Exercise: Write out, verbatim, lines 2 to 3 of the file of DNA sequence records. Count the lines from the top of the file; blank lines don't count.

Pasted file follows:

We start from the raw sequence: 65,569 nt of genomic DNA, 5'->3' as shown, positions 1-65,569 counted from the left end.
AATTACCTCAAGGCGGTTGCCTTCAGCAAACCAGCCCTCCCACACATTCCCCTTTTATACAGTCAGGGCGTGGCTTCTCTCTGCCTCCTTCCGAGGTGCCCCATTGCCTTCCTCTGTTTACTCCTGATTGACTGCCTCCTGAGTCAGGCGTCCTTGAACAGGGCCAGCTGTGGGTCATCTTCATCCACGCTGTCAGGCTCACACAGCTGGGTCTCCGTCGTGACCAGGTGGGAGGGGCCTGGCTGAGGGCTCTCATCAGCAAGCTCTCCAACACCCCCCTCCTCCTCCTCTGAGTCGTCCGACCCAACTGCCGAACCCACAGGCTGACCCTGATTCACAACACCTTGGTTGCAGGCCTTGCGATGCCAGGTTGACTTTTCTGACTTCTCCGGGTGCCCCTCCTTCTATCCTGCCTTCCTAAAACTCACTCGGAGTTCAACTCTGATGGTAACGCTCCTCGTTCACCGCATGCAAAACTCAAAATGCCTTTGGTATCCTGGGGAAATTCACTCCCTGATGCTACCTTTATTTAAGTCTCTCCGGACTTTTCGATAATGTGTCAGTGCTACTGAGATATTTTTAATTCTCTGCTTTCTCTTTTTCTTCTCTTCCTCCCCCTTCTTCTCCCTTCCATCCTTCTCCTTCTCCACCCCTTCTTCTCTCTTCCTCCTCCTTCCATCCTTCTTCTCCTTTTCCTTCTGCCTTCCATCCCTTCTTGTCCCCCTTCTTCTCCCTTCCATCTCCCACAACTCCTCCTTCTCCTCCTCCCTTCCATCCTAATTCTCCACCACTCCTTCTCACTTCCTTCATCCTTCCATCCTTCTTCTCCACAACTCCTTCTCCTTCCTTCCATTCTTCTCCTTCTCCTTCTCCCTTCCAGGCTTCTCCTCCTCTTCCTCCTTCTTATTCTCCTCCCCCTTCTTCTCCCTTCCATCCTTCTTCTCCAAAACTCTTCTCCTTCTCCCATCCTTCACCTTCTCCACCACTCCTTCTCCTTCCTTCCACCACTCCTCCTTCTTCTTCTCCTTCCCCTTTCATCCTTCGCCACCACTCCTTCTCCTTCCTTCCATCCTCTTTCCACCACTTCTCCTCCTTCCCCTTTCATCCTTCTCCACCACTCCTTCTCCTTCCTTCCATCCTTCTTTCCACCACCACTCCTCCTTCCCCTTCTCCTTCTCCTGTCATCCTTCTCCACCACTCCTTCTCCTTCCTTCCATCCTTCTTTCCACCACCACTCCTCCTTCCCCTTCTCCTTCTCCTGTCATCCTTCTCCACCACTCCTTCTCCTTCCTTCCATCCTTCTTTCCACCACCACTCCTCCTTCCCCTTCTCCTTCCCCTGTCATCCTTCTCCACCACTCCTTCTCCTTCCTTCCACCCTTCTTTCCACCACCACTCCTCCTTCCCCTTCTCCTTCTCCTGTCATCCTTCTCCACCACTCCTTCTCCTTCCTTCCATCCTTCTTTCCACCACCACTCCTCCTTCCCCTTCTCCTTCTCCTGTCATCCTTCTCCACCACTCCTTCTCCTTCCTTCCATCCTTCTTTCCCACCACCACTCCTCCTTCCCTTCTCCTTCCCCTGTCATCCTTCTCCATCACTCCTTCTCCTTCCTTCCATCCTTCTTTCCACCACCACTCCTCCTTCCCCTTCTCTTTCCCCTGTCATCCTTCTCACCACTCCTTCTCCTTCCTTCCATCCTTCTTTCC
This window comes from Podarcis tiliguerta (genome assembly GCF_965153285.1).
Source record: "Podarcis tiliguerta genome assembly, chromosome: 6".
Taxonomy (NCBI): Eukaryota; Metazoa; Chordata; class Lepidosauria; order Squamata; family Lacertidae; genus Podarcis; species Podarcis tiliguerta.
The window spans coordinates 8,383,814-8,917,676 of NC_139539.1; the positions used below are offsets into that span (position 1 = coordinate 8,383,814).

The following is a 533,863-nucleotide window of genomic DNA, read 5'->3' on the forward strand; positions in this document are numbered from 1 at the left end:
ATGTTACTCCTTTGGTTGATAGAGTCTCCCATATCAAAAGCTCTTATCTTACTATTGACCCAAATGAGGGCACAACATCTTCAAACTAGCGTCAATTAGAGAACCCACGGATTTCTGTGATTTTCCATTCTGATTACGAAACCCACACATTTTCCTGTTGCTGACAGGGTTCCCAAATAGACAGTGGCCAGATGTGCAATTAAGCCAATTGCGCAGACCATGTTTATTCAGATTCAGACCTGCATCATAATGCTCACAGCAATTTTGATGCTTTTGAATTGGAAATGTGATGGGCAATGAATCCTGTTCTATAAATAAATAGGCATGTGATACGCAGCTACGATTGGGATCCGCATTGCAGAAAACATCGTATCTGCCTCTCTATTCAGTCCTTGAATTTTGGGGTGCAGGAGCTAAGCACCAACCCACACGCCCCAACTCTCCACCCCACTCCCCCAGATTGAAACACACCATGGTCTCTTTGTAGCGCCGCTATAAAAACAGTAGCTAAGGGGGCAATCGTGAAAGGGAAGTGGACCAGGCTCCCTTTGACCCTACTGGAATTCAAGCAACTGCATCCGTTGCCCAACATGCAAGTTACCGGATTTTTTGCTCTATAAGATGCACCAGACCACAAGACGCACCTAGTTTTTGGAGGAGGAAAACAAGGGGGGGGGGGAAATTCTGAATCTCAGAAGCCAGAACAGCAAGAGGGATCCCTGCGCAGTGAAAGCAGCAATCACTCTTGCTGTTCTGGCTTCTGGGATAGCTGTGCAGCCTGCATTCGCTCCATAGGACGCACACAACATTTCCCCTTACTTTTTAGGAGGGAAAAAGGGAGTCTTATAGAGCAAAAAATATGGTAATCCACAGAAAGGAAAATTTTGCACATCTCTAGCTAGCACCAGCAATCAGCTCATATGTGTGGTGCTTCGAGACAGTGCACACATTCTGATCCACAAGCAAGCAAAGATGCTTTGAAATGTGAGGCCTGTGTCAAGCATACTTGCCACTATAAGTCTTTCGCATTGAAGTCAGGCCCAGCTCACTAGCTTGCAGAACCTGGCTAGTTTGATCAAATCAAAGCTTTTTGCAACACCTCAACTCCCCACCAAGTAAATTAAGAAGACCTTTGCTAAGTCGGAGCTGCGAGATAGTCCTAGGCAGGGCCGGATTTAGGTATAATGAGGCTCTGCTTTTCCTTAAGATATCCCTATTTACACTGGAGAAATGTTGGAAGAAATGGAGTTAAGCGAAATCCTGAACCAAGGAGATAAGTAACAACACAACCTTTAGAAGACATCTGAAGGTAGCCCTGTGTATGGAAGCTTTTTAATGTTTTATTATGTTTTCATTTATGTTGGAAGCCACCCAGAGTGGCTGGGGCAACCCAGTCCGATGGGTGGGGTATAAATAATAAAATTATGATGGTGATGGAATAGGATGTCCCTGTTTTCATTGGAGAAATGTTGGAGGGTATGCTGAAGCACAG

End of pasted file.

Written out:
AATTACCTCAAGGCGGTTGCCTTCAGCAAACCAGCCCTCCCACACATTCCCCTTTTATACAGTCAGGGCGTGGCTTCTCTCTGCCTCCTTCCGAGGTGCCCCATTGCCTTCCTCTGTTTACTCCTGATTGACTGCCTCCTGAGTCAGGCGTCCTTGAACAGGGCCAGCTGTGGGTCATCTTCATCCACGCTGTCAGGCTCACACAGCTGGGTCTCCGTCGTGACCAGGTGGGAGGGGCCTGGCTGAGGGCTCTCATCAGCAAGCTCTCCAACACCCCCCTCCTCCTCCTCTGAGTCGTCCGACCCAACTGCCGAACCCACAGGCTGACCCTGATTCACAACACCTTGGTTGCAGGCCTTGCGATGCCAGGTTGACTTTTCTGACTTCTCCGGGTGCCCCTCCTTCTATCCTGCCTTCCTAAAACTCACTCGGAGTTCAACTCTGATGGTAACGCTCCTCGTTCACCGCATGCAAAACTCAAAATGCCTTTGGTATCCTGGGGAAATTCACTCCCTGATGCTACCTTTATTTAAGTCTCTCCGGACTTTTCGATAATGTGTCAGTGCTACTGAGATATTTTTAATTCTCTGCTTTCTCTTTTTCTTCTCTTCCTCCCCCTTCTTCTCCCTTCCATCCTTCTCCTTCTCCACCCCTTCTTCTCTCTTCCTCCTCCTTCCATCCTTCTTCTCCTTTTCCTTCTGCCTTCCATCCCTTCTTGTCCCCCTTCTTCTCCCTTCCATCTCCCACAACTCCTCCTTCTCCTCCTCCCTTCCATCCTAATTCTCCACCACTCCTTCTCACTTCCTTCATCCTTCCATCCTTCTTCTCCACAACTCCTTCTCCTTCCTTCCATTCTTCTCCTTCTCCTTCTCCCTTCCAGGCTTCTCCTCCTCTTCCTCCTTCTTATTCTCCTCCCCCTTCTTCTCCCTTCCATCCTTCTTCTCCAAAACTCTTCTCCTTCTCCCATCCTTCACCTTCTCCACCACTCCTTCTCCTTCCTTCCACCACTCCTCCTTCTTCTTCTCCTTCCCCTTTCATCCTTCGCCACCACTCCTTCTCCTTCCTTCCATCCTCTTTCCACCACTTCTCCTCCTTCCCCTTTCATCCTTCTCCACCACTCCTTCTCCTTCCTTCCATCCTTCTTTCCACCACCACTCCTCCTTCCCCTTCTCCTTCTCCTGTCATCCTTCTCCACCACTCCTTCTCCTTCCTTCCATCCTTCTTTCCACCACCACTCCTCCTTCCCCTTCTCCTTCTCCTGTCATCCTTCTCCACCACTCCTTCTCCTTCCTTCCATCCTTCTTTCCACCACCACTCCTCCTTCCCCTTCTCCTTCCCCTGTCATCCTTCTCCACCACTCCTTCTCCTTCCTTCCACCCTTCTTTCCACCACCACTCCTCCTTCCCCTTCTCCTTCTCCTGTCATCCTTCTCCACCACTCCTTCTCCTTCCTTCCATCCTTCTTTCCACCACCACTCCTCCTTCCCCTTCTCCTTCTCCTGTCATCCTTCTCCACCACTCCTTCTCCTTCCTTCCATCCTTCTTTCCCACCACCACTCCTCCTTCCCTTCTCCTTCCCCTGTCATCCTTCTCCATCACTCCTTCTCCTTCCTTCCATCCTTCTTTCCACCACCACTCCTCCTTCCCCTTCTCTTTCCCCTGTCATCCTTCTCACCACTCCTTCTCCTTCCTTCCATCCTTCTTTCC
This window comes from Podarcis tiliguerta (genome assembly GCF_965153285.1).